Children in need dine on food donated by local restaurants
FARGO - When the foil-covered pans arrive at the Boys & Girls Club of the Red River Valley, kids eagerly gather around to see what's inside.
Some days, it's pasta, like the spinach fettuccine Alfredo that's become 13-year-old Ali Madi's favorite meal.
"It actually has taste," he says, adding that it was his first time eating the creamy pasta dish.
No matter what's for dinner, the 40 to 50 regular Boys & Girls Club members go home with full bellies.
Since September, the elementary- to high school-aged club members have dined on kid-friendly gourmet food donated by Monte's Downtown, The Beefsteak Club and Mezzaluna three days a week. Food purchased from the Great Plains Food Bank and bread donated by Holsum Bakery in Fargo make up the other two evening meals.
The club's executive director, Robin Nelson, started searching for a way to feed the kids dinner after she picked up an 11-year-old club member at football camp in July. She handed him a sports drink, and he told her it was the only thing he'd had to "eat" all day.
His words prompted Nelson to find out how many other Boys & Girls Club members were going to bed with growling tummies. She quickly learned that many of the children weren't being fed, or at least not enough, at home.
"They're either angry or afraid to go home. Some, when they get home, Mom's passed out. They don't know what they're going home to. They get here, and they're hungry. It's just hard," Nelson says. "General awareness of what's going on in the community is a big deal."
Three-quarters of the children enrolled in the Boys & Girls Club, 2500 18th St. S., live below the federal poverty line, which ranges from $15,510 for a family/household of two to $31,590 for a family of six, according to the U.S. Department of Health & Human Services. Sixty-three percent of the children live in households less than $14,999 in annual income.
Although there are a variety of family circumstances, most club children live with two to nine family members, Nelson says. Several children live with extended family members or have a one-parent household. Some live in multiple households so their parent(s) can work overnight.
"There are a lot of situations as to why they don't get as balanced of a meal as they should," Nelson says.
Chefs step in to help
Through Boys & Girls Club board members, Nelson connected with a group of local chefs who wanted to help feed the kids. The first was Christian D'Agostino, the executive chef and owner of Monte's Downtown.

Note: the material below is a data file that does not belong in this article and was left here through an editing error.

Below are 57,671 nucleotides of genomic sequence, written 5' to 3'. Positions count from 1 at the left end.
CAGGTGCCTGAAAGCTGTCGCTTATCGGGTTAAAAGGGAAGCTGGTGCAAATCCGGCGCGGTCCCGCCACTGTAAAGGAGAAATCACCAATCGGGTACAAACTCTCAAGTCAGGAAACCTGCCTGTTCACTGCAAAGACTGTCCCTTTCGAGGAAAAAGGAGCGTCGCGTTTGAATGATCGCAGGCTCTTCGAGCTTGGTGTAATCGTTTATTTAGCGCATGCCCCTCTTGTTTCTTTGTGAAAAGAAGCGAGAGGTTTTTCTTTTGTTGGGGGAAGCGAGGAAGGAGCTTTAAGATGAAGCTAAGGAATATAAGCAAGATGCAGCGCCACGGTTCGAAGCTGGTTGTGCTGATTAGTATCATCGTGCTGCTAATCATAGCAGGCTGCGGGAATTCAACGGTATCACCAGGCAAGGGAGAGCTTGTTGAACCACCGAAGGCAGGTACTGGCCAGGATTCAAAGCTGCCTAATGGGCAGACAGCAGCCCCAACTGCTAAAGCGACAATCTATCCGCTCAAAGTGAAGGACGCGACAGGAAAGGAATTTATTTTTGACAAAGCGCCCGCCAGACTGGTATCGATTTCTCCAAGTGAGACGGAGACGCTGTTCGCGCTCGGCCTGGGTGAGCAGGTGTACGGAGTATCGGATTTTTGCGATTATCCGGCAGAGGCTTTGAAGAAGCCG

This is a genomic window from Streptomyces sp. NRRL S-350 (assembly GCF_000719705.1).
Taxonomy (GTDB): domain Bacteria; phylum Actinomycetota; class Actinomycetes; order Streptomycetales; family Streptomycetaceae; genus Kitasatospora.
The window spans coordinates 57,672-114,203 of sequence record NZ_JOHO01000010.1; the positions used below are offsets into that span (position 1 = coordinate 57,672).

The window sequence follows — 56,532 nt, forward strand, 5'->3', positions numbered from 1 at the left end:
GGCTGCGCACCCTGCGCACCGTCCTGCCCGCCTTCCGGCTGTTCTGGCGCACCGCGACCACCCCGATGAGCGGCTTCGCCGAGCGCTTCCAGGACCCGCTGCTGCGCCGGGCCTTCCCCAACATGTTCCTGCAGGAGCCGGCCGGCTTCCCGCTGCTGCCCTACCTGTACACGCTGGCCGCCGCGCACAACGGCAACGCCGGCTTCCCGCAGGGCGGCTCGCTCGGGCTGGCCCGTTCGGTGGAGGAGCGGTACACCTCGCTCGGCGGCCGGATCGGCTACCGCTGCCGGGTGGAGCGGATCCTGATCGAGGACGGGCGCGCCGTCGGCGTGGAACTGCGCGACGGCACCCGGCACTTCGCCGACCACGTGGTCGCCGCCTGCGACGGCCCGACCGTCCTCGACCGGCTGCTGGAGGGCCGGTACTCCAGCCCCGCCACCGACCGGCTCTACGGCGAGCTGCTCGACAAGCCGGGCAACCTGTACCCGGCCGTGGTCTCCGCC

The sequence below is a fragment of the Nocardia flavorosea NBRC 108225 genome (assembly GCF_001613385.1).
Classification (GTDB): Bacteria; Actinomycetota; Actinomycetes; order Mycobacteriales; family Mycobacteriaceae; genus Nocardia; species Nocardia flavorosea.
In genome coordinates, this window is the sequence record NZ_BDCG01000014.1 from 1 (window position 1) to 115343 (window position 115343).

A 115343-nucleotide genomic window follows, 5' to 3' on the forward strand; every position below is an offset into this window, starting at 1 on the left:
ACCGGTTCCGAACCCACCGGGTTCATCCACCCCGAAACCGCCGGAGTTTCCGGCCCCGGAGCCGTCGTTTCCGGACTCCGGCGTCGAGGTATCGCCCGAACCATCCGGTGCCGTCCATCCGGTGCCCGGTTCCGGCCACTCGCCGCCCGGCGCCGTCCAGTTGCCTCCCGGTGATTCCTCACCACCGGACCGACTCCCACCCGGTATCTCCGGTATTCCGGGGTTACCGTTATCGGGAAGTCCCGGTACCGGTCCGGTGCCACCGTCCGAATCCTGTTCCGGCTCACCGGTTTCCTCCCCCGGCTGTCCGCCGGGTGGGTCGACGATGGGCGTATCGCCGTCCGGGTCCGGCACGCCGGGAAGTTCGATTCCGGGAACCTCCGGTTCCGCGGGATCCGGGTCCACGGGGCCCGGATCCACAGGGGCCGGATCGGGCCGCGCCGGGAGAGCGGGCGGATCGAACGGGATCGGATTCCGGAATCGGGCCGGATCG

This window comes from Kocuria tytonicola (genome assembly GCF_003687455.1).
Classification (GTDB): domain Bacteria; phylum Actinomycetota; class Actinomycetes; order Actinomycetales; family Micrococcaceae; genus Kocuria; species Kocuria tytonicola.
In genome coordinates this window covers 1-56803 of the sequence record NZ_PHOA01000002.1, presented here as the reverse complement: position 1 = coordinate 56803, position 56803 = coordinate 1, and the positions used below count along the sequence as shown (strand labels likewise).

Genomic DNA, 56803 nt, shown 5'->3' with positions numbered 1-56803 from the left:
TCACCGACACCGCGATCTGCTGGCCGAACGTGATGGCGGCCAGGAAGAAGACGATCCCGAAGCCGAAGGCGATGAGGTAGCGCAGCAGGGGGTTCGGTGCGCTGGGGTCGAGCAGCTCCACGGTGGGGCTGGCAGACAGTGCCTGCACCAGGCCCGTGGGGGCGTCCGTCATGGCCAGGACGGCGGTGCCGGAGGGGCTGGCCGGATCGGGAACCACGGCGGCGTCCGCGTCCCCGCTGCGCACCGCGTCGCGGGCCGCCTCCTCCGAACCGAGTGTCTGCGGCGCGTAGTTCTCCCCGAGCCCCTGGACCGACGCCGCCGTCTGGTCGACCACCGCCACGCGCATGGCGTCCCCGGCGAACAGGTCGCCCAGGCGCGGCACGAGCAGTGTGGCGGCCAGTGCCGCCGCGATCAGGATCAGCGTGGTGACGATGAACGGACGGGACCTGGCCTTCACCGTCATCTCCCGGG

"When you hear a story about kids who are hungry - they can't feed themselves - it's hard to turn down. I have kids of my own, so it hits home," he says.
D'Agostino insisted on personally delivering the first few meals.
"It pains me that there has to be places like this. It's great, but we have so many children in need. We're a small town; I can't imagine what it's like in a big city. It's hard to see," he says.
Soon after, two other chefs came on board: Scott Motschenbacher, the executive chef of The Beefsteak Club, and Eric Watson, executive chef of Mezzaluna. They'd learned about the need through the local branch of the American Culinary Federation, which chapter president Watson describes as "a springboard for getting chefs talking."
Organizations like the Boys & Girls Club have personal meaning for the Mezzaluna chef, who says he was a troubled youth.
"I'm not suggesting they're all troubled, but I just know that some of them don't have a place to go at certain times of the day. I know what that was like. I was a turnkey kid," Watson says.
The meals contain a protein source and carbohydrates, and the club supplements the meals with fruit and milk. Motschenbacher approaches it the same way he comes up with nightly chef's specials, using whatever's in the pantry. Dishes are often hearty and simple, like biscuits and gravy or macaroni and cheese.
"A lot of these kids are less fortunate than most. If we can provide them with some good food, I'm all for it," he says. "Sending them home with a full stomach, that's the most important thing for me as a chef."
Besides feeding the kids, Nelson's hoping to expand the meal program to include social skills like table manners and activities that'll help them learn more about the restaurant industry and the careers it offers.
"A lot of them don't get to sit at a dinner table," Nelson says. "A lot of these kids will say you are like my family."
Readers can reach Forum reporter Anna G. Larson at (701) 241-5525